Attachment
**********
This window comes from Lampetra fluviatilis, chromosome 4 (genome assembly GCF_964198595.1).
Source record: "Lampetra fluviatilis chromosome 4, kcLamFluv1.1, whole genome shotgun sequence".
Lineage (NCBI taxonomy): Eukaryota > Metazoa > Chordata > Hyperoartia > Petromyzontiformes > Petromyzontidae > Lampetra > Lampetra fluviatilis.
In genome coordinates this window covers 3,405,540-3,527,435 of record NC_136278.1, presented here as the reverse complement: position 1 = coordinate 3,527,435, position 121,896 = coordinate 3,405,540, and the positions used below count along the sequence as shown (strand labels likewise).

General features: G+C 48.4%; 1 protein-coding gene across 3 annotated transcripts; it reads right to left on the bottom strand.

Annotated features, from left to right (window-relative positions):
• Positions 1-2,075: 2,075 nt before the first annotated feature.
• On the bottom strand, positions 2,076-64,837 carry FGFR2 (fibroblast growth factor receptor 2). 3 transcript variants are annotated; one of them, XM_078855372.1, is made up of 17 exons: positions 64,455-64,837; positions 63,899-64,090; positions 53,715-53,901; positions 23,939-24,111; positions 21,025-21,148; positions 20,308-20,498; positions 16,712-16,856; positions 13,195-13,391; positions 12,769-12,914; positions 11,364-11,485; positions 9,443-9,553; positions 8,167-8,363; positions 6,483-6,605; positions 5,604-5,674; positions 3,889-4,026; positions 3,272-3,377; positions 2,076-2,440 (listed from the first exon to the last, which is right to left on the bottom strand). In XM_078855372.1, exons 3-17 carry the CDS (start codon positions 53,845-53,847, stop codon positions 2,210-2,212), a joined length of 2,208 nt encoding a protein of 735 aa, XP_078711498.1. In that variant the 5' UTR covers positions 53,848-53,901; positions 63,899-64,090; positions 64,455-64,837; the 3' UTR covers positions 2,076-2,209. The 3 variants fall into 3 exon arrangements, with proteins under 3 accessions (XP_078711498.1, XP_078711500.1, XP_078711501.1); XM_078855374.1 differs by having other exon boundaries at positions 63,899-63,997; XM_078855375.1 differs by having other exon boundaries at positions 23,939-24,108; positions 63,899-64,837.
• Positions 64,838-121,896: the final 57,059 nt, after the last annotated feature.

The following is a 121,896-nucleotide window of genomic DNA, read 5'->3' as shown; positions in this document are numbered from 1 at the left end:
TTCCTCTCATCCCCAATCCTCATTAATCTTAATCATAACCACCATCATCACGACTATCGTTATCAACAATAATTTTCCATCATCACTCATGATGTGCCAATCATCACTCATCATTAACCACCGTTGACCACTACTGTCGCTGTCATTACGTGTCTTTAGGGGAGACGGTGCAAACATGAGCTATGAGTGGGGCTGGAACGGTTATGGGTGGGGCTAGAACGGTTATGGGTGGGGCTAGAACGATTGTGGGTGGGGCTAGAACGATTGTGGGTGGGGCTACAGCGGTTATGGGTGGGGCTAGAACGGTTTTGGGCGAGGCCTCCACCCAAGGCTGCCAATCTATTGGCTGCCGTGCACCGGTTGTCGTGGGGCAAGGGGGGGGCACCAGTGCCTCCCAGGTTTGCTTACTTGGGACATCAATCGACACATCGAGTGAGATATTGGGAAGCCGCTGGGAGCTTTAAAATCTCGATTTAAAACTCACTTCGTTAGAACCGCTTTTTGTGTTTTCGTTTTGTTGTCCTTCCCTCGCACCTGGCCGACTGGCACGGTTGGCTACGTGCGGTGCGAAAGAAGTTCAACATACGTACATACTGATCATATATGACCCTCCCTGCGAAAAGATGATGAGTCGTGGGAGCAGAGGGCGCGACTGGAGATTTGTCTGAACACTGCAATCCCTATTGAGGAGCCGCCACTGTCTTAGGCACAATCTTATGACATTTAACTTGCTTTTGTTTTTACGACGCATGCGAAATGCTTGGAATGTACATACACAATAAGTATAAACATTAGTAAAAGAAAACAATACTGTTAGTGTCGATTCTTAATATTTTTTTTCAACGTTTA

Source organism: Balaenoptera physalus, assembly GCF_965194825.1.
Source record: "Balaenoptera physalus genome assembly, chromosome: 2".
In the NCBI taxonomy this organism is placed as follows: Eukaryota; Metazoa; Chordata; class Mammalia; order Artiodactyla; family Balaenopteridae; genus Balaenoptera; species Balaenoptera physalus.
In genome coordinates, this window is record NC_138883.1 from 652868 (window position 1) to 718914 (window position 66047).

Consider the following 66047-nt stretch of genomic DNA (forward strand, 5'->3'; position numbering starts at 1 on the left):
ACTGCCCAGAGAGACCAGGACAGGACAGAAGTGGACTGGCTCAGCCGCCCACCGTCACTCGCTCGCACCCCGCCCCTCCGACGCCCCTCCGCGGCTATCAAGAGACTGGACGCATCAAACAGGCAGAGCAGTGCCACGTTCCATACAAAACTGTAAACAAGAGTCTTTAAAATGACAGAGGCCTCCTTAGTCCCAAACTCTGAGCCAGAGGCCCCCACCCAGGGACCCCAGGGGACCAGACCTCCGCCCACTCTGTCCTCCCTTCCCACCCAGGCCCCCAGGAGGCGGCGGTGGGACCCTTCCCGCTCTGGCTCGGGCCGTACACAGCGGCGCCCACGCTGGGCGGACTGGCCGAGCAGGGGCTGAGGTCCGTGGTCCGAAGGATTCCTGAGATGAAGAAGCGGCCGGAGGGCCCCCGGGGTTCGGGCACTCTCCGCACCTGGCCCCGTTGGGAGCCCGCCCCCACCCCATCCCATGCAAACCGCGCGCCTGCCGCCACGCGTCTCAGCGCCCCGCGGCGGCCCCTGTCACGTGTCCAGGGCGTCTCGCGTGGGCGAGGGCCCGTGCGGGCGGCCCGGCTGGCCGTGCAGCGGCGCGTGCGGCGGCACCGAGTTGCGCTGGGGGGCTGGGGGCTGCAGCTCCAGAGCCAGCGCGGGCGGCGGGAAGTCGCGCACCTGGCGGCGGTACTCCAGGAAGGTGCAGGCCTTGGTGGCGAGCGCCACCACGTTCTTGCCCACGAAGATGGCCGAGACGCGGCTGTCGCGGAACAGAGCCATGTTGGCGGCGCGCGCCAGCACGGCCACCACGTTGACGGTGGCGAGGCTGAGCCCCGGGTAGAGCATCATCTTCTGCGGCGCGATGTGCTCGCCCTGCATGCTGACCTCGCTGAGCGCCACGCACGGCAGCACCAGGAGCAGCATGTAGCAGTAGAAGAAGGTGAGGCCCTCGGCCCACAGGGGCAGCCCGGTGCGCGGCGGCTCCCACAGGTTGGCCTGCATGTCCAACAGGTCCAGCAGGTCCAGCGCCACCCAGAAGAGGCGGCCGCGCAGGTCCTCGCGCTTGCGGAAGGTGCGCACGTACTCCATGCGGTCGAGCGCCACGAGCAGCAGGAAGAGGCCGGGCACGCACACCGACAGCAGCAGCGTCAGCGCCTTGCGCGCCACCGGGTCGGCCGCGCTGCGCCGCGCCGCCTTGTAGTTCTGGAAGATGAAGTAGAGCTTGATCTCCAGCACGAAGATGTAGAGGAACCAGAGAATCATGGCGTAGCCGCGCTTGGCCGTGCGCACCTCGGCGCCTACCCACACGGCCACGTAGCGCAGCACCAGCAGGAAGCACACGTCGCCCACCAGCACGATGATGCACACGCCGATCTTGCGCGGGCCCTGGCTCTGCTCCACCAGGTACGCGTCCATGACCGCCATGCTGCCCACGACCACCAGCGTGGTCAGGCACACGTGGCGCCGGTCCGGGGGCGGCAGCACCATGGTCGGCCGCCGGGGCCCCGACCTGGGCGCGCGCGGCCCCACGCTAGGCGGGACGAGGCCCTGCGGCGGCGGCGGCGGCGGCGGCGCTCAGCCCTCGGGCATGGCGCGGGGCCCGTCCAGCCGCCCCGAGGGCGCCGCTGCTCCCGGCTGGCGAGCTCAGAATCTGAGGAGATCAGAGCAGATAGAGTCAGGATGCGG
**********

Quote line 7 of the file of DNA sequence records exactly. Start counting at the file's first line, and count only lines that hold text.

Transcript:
• Positions 1-2,075: 2,075 nt before the first annotated feature.